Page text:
Chapter

This chapter examines the origins and the entry of Middle East states into the international system after the First World War. Drawing on the ideas of the English School of international relations, it traces the emergence of the Middle East that saw states entering and participating in the international society. After providing a historical overview of the Arab entry to international relations, the chapter considers diplomacy under the Ottoman Empire as well as the Ottoman legacy of statehood. It then discusses plans for the partition of the Middle East during the First World War, along with the post-war settlement. It also describes the colonial framework of the Middle East that emerged from the post-war negotiations and concludes with an assessment of the Arab states’ efforts to address the Palestine crisis in 1947 and 1948.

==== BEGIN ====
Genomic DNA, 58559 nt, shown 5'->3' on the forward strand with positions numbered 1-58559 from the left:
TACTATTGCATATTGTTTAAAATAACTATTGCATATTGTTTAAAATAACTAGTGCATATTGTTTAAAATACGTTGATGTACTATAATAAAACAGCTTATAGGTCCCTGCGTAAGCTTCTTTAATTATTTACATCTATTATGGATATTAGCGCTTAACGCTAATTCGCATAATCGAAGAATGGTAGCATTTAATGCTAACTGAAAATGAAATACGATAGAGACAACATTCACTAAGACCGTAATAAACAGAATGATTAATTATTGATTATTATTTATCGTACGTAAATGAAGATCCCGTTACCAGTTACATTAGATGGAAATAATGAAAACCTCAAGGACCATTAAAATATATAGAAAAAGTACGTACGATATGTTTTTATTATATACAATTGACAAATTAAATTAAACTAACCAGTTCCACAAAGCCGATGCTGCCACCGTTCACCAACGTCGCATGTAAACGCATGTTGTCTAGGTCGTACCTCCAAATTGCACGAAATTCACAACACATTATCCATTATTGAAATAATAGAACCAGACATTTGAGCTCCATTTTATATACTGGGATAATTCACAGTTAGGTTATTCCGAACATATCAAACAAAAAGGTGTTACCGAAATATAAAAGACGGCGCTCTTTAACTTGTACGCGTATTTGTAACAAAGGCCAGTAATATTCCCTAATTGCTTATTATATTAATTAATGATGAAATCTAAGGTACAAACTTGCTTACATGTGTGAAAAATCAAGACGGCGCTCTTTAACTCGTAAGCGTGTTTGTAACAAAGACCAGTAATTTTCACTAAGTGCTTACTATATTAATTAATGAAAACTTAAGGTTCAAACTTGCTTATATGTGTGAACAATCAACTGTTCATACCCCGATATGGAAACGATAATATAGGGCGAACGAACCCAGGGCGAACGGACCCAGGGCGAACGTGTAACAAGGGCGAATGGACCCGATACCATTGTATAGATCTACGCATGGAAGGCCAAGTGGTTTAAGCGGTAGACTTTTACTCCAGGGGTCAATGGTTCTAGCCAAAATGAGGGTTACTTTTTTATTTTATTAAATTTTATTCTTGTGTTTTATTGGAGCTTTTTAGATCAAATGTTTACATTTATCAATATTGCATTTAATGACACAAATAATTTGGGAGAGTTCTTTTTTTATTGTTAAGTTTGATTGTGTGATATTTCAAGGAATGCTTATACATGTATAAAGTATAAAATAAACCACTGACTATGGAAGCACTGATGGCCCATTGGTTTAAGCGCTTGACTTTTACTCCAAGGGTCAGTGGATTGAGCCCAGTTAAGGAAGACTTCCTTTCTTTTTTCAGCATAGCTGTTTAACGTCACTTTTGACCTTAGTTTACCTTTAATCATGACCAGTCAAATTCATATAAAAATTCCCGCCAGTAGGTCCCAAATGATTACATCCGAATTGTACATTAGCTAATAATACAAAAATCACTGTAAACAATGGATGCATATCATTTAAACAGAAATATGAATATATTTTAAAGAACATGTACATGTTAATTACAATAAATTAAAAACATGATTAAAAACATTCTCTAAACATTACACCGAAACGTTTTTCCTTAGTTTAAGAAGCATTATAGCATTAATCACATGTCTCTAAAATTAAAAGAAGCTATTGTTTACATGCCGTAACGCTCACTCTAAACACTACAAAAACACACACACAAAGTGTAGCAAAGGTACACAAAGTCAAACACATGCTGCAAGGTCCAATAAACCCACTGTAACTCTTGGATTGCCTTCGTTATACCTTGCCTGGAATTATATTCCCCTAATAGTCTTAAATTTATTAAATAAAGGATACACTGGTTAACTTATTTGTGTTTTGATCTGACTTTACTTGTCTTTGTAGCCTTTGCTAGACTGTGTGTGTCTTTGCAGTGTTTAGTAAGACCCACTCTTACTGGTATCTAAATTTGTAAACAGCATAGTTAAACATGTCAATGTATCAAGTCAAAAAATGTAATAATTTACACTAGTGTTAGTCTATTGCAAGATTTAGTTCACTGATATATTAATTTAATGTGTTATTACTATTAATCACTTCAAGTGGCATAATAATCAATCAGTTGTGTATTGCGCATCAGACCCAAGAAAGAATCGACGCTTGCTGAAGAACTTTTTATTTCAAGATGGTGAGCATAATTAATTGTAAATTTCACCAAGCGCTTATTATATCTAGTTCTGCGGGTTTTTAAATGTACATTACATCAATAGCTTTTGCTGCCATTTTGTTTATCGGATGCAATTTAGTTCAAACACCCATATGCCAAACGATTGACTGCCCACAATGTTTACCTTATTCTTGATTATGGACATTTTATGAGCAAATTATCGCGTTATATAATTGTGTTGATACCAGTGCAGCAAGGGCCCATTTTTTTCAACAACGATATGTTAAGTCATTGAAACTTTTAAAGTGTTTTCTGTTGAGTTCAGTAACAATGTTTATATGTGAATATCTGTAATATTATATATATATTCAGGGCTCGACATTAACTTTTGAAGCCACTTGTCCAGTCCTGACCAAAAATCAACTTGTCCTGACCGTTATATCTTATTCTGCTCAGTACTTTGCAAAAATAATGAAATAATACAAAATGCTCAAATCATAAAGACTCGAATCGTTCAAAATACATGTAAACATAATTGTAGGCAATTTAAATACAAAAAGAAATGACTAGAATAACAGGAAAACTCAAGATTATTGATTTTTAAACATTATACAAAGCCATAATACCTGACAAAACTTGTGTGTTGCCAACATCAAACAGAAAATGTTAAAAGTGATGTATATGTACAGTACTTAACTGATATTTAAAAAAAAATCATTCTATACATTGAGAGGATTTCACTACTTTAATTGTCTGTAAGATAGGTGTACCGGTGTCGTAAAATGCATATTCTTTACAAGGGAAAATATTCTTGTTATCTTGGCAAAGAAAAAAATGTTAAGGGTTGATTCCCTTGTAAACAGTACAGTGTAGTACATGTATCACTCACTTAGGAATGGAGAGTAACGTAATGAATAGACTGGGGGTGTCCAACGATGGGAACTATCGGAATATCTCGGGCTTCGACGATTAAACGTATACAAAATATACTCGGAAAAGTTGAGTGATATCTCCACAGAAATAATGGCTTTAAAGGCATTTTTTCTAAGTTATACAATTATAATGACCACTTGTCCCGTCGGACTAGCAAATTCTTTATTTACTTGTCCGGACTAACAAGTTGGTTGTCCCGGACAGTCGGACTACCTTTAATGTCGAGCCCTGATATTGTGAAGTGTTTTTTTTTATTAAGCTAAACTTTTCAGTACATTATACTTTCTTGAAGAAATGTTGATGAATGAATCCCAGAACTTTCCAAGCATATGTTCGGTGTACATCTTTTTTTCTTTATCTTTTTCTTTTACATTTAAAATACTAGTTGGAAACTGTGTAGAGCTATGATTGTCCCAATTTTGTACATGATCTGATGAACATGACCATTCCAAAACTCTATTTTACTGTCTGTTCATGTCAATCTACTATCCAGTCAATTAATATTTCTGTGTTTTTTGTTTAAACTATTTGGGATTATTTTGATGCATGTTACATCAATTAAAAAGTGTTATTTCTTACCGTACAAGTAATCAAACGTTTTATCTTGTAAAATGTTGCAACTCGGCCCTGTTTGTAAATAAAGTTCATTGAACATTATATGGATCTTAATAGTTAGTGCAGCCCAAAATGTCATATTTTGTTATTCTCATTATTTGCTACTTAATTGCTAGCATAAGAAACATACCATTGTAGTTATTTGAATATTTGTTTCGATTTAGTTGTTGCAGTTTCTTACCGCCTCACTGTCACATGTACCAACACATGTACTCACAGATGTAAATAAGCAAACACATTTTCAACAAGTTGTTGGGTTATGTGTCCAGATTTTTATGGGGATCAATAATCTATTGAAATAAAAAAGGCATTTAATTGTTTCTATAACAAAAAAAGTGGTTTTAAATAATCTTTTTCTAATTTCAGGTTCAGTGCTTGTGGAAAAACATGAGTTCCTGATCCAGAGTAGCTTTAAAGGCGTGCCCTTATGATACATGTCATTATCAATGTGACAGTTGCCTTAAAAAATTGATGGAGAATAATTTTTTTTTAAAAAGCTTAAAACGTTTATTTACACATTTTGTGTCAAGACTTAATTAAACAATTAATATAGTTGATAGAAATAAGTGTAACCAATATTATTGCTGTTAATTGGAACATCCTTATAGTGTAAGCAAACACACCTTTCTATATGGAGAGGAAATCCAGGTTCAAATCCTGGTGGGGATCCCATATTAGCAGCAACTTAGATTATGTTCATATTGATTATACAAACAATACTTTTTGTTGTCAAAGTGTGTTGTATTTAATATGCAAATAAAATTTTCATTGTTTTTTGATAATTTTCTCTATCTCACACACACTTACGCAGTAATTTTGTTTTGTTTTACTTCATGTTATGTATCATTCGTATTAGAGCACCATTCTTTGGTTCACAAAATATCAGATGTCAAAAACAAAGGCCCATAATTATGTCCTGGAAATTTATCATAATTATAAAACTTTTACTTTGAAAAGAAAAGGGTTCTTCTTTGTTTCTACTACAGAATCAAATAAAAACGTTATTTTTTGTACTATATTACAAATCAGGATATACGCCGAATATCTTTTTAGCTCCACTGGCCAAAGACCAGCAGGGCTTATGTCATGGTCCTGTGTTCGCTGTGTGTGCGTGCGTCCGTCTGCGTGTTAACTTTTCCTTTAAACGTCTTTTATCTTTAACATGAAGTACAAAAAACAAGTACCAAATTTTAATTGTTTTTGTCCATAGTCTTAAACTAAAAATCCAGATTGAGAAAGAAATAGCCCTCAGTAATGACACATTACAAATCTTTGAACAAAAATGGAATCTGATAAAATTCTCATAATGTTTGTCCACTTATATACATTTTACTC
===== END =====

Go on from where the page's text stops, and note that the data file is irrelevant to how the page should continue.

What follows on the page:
Chapter

This chapter traces the origins and the entry of Middle East states into the international system after the First World War. The modern states of the Arab Middle East emerged from the collapse of the Ottoman Empire and the post-First World War settlement. The fall of the Ottoman Empire left the Turks and Arabs ready for statehood, although unprepared for dealing with the international system. Indeed, the Palestine crisis brought to light Arab weaknesses in the international arena and in regional affairs that were a legacy of the way in which the colonial powers shaped the emergence of the modern Middle East. Ultimately, the emergence of the state system in the Middle East is a history both of the creation of stable states and of destabilizing conflicts.